Alan Pankhurst became personnel director of GNL in August 2000 to head up the renamed People Department (formerly RTD department) and was also appointed to the board. He has been a personnel professional for the past 30 years. He has worked in engineering and in printing and spent 15 years in television.
What is the most important lesson you have learnt in your career?
Know what you are trying to do, maintain a sense of humour and develop an infinite amount of patience.
What is the strangest situation you have had to deal with at work?
Meeting the national officers of ACTT and Bectu (television unions) in 1982 just before I joined Central TV to start redundancy discussions.
I opened the meeting by saying, "We are here to discuss the redundancy situation", at which point they walked out.
Imagine being stranded on a desert island with enough food for only two people. Who would you choose as your companion and why?
Assuming that I’m not allowed to choose my wife, Nelson Mandela. His combination of achievement and humility is awesome.
If you had three wishes to change the company, what would they be?
Increase the circulation of The Guardian to an average of 550,000 a day and The Observer to 700,000.
Enable everybody in the company to get their work done in normal working hours.
Have everybody tell me that they feel they are being paid enough for the job that they are doing.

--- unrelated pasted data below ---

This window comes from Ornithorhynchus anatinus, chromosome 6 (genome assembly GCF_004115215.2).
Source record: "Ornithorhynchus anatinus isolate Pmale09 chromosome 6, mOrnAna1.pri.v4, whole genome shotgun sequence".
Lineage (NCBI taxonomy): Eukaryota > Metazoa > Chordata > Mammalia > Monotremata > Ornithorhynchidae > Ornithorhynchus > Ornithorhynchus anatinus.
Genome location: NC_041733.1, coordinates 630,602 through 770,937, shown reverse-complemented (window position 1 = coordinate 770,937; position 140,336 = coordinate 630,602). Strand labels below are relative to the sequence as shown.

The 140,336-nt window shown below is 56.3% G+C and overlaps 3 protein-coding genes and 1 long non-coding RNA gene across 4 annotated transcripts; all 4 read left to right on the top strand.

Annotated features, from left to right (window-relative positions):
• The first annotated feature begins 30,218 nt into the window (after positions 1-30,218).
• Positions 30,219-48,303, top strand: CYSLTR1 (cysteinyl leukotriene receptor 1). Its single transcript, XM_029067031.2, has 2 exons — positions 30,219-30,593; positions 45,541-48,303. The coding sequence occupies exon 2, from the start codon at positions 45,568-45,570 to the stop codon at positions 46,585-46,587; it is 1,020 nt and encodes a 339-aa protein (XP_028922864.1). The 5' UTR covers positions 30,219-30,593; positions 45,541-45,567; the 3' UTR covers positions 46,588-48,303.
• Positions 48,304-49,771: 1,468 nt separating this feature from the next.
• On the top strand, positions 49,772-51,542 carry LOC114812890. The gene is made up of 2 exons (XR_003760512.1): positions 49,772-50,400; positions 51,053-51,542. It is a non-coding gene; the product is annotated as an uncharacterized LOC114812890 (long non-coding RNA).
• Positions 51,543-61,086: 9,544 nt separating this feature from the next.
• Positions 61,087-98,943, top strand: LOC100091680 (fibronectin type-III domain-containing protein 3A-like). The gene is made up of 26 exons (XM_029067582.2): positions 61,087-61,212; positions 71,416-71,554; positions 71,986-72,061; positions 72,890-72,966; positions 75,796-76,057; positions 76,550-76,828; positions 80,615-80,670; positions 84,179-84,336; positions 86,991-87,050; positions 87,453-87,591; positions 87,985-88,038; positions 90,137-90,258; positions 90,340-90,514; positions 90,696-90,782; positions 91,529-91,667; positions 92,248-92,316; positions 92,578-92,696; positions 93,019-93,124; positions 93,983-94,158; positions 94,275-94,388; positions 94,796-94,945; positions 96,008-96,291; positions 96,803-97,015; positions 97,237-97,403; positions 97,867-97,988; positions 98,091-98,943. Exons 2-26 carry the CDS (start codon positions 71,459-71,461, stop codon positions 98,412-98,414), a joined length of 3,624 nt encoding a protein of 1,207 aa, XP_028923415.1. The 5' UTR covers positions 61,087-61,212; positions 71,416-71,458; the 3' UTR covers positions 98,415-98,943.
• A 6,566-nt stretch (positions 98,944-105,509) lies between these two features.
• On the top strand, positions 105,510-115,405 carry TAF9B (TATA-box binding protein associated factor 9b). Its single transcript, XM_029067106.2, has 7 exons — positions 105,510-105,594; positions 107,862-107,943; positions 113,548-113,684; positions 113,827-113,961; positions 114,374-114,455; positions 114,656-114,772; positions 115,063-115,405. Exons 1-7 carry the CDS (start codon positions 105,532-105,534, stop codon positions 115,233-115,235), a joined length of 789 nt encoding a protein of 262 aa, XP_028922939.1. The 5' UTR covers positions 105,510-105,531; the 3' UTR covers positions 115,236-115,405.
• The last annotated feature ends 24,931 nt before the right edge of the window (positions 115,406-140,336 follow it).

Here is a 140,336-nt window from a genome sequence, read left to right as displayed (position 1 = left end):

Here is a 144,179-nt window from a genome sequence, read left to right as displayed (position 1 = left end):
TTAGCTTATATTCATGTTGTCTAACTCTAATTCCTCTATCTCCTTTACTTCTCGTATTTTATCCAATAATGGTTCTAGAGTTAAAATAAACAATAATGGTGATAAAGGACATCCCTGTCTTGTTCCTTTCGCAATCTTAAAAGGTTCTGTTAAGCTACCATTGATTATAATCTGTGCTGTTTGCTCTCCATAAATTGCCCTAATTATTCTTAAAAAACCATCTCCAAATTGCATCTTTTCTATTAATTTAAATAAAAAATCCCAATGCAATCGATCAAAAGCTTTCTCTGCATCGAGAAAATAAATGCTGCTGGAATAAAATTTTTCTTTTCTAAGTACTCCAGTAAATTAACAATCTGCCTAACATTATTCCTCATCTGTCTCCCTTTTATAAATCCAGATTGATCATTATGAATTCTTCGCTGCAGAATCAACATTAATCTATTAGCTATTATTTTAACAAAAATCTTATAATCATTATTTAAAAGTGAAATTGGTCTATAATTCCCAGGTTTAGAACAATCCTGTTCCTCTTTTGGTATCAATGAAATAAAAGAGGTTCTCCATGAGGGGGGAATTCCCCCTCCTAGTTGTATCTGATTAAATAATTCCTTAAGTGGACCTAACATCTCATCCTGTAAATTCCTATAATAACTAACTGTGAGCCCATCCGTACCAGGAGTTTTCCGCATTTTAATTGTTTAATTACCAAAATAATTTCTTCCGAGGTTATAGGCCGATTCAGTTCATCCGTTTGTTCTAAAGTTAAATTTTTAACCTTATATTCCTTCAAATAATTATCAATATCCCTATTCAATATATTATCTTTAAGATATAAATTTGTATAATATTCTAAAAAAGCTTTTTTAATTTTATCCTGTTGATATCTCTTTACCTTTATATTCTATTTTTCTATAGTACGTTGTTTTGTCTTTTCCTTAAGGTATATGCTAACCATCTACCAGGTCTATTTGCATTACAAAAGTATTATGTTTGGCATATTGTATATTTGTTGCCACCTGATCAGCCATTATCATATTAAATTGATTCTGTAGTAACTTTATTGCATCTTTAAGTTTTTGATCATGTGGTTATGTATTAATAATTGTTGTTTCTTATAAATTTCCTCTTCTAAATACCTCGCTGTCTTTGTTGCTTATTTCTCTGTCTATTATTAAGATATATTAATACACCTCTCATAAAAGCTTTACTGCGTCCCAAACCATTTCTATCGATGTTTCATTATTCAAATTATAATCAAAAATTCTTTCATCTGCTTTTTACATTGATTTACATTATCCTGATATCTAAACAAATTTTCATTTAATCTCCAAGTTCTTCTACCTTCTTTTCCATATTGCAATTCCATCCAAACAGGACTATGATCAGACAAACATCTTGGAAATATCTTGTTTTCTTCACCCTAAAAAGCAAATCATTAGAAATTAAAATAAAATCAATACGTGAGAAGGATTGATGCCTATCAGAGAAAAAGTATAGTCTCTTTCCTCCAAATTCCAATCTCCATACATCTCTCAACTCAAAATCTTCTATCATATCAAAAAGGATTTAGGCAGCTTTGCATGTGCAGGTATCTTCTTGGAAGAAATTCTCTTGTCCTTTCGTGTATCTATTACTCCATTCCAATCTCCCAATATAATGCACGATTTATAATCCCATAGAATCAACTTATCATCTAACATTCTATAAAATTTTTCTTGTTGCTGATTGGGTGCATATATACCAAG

What is the best thing about working in HR?
The variety of personality types.
What is the worst?
Trying to deal with people who refuse to recognise the realities of life.
If you could adopt the management style of an historical character, who would you choose and why?
Mahatma Gandhi. Major achievement by quiet and peaceful determination.
If you were to write a book, which subject would you choose?
Why Spurs can only improve.
What is your greatest strength?
Maintaining a sense of humour most of the time.
What is your least appealing characteristic?
Ask my PA.
You stumble across a time machine hidden in the vaults of your company building. What time period would you visit and why?
1914-1918 and the trench warfare. I have a fascination for the psychology of how people survived the horrors.
What is the greatest risk you ever took?
Accepting the job of personnel manager with responsibility for a department with a workforce
of circa 2000 at Triumph Engineering, aged 22, and having been working in personnel for about three months.
2000: Personnel director, Guardian Newspapers
1998: Group personnel director, Guardian Media Group
1997: Left to become a consultant
1994: Personnel director, Carlton
1982: Personnel director, Central TV